Slower Internet and Higher Costs Are In Our Future If FCC Votes to Kill Net Neutrality

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Demonstrators, supporting net neutrality, protest a plan by the Federal Communications Commission (FCC) to repeal restrictions on internet service providers during a protest on Dec. 7 in Chicago, Illinois. Getty

On Thursday, the Federal Communications Commission (FCC) will vote to end net neutrality as we know it. This ruling will have a disastrous effect on consumers and small businesses, as well as stifle innovation.

By ending the present net neutrality rules, internet service providers (ISPs) will be legally permitted to block or slow down content of companies using their services. They will be in a position to give priority and charge higher fees to companies they prefer, and to choose who will pay higher fees.

Comcast President and CEO David Watson said the fear of ISPs blocking or throttling content is unfounded. According to Watson, Comcast "does not block, throttle or discriminate against lawful content."

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People supporting net neutrality protest against a plan by Federal Communications Commission head Ajit Pai, during a demonstration on Dec. 7 in Washington. Getty

Historically that is not accurate.

In late 2013 and early 2014, prior to net neutrality becoming the law of the land, Comcast dramatically reduced the download speed for Netflix while it was negotiating with Netflix about rates. (Slowing download speeds by even a few milliseconds causes consumers to abandon a website.) However, as soon as Netflix agreed to pay higher rates, its download speed increased.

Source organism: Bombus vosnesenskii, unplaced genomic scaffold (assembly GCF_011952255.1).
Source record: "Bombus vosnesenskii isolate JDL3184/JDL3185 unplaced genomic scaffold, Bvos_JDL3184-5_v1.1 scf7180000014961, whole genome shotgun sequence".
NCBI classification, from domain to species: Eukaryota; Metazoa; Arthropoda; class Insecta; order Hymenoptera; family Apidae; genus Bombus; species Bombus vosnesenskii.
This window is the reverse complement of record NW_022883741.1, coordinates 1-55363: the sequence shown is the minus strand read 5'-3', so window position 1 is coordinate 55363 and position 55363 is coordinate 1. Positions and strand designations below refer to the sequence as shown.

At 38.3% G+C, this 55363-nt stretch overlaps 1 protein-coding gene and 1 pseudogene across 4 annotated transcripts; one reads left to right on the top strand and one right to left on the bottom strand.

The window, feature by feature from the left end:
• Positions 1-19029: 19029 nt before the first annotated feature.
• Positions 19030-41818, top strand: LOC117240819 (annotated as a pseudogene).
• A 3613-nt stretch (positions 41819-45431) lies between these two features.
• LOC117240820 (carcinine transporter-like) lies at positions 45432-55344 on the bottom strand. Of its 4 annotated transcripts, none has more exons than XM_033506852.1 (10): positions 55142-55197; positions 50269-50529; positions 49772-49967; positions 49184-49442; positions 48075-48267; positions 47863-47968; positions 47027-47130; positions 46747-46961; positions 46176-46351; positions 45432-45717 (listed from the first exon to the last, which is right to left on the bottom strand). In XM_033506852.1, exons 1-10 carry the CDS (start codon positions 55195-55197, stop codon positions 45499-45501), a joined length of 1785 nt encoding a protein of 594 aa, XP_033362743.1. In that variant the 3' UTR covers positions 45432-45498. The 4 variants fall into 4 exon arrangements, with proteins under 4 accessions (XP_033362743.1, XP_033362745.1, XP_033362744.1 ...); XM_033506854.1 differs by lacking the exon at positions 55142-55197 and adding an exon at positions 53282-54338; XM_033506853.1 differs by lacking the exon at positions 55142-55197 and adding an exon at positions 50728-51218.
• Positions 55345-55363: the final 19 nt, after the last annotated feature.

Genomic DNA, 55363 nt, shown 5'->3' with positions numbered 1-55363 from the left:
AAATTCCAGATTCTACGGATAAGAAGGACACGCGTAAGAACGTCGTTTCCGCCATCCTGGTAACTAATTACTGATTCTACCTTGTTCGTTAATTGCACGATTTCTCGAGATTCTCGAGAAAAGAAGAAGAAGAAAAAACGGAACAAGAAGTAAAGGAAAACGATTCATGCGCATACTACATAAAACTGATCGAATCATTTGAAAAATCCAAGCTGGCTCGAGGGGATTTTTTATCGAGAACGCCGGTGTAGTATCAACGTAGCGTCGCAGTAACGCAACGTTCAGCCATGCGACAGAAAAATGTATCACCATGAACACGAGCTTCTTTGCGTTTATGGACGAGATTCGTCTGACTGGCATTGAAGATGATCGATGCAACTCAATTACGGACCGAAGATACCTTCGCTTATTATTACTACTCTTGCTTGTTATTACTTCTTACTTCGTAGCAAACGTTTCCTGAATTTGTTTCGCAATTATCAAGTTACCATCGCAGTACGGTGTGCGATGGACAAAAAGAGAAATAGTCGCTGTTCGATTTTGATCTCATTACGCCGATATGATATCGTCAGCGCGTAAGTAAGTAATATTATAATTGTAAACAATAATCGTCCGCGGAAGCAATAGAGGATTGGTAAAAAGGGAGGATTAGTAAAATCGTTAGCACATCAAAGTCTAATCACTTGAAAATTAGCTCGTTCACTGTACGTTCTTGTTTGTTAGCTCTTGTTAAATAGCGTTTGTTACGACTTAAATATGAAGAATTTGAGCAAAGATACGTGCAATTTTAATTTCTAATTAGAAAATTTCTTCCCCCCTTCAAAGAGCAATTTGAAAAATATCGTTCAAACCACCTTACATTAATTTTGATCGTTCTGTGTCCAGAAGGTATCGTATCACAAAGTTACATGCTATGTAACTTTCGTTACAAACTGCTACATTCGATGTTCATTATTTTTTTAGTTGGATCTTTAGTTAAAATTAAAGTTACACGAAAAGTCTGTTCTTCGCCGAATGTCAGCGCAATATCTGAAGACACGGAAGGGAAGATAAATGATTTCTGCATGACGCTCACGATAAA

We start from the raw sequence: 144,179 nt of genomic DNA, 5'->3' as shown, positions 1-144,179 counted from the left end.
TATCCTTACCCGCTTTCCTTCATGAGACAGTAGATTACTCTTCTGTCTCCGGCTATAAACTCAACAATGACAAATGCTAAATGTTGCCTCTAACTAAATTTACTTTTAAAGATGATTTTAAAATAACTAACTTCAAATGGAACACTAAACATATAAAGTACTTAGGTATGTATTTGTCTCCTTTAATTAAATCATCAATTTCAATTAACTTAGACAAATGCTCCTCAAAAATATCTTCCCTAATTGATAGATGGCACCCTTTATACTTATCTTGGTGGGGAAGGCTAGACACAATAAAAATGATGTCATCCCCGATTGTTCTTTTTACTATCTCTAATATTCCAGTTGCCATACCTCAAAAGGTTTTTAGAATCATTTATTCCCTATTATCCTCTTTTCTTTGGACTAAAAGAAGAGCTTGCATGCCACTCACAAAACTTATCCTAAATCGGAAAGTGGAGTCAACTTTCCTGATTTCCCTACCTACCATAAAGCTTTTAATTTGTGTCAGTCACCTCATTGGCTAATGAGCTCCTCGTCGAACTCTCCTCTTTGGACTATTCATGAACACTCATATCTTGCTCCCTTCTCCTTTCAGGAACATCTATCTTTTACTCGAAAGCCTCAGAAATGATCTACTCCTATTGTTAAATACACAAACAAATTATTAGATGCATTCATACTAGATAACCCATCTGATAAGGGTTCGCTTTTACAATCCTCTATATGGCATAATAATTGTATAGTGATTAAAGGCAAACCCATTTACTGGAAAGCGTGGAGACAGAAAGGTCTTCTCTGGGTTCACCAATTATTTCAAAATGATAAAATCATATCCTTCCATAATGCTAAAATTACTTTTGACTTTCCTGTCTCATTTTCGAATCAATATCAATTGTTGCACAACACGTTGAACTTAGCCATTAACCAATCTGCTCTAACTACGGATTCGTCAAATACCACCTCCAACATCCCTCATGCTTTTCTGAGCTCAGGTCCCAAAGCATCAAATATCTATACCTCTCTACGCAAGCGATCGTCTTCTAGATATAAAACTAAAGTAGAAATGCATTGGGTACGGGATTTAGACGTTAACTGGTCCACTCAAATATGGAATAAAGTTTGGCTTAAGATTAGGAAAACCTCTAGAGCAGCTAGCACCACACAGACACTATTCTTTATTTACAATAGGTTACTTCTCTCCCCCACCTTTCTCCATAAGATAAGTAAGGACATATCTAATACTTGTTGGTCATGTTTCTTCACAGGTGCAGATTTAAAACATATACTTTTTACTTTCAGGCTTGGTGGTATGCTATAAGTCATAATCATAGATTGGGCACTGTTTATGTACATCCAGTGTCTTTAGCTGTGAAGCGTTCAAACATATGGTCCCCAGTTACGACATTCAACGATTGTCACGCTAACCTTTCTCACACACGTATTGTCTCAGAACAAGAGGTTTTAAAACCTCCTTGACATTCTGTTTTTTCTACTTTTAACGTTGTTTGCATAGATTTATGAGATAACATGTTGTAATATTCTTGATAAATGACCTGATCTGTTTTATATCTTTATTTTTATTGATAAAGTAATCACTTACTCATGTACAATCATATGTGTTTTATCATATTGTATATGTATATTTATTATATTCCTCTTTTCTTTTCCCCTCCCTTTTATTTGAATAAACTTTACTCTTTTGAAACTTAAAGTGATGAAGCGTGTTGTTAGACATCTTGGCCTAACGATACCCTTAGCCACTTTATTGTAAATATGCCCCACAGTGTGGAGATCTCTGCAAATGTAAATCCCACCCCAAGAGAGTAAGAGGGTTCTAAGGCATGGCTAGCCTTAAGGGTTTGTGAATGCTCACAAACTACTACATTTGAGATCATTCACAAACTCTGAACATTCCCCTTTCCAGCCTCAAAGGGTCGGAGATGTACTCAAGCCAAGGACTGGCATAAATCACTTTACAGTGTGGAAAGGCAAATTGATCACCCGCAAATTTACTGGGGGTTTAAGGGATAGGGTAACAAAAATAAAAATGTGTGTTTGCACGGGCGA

And it is not just Comcast. AT&T blocked Skype from iPhones until 2009, and Verizon blocked Google Wallet in 2011.

Entrepreneurs, innovators and small businesses will all be hurt if they are compelled to pay higher prices for greater internet speed. According to David Levine, president of the American Sustainable Business Council, "Net neutrality fuels business competition. Without net neutrality, we lose the free market aspects of the Internet. That's what enabled the explosive innovation and growth of the technology and media industries. The decision to end net neutrality is not just against the public interest, but against the interests of entrepreneurs – the engine of our economy."

In addition, ISPs are increasingly getting involved in content. Comcast, for example owns NBC Universal and the USA Network, as well as other content providers. AT&T, if its merger with Time Warner goes through, will own HBO, WB, CNN, Cinemax, TNT and other content providers. When the net neutrality rules are changed, these ISPs will have nothing to stop them from legally being able to discriminate against their competitors by blocking, slowing down their service or charging them higher prices for service.

Consumers can well expect that higher fees for content providers will lead to higher prices for consumers. Consumers will also have fewer content choices. In addition, with little competition among broadband ISPs throughout the country, they have little incentive to either have competitive prices or greater service.

When, not if, the FCC votes to end net neutrality, Congress could act through a resolution of disapproval to overrule the FCC's action. It could also embody net neutrality into statutory law and take it out of the limbo of regulatory rules, which can be changed readily when presidential administrations change. It is also possible that the courts could get involved and rule that the actions of the FCC in changing net neutrality were improperly done in an arbitrary and capricious manner. The likelihood of any of these actions at this time does not look great.

The American people have indicated in polls and in legitimate communications to the FCC that they strongly favor net neutrality. The FCC, however, has indicated that it favors big business.

Steven Weisman is a senior lecturer in law, taxation and financial planning at Bentley University. He also serves as legal editor for Talkers Magazine and co-hosts a nationally syndicated radio show.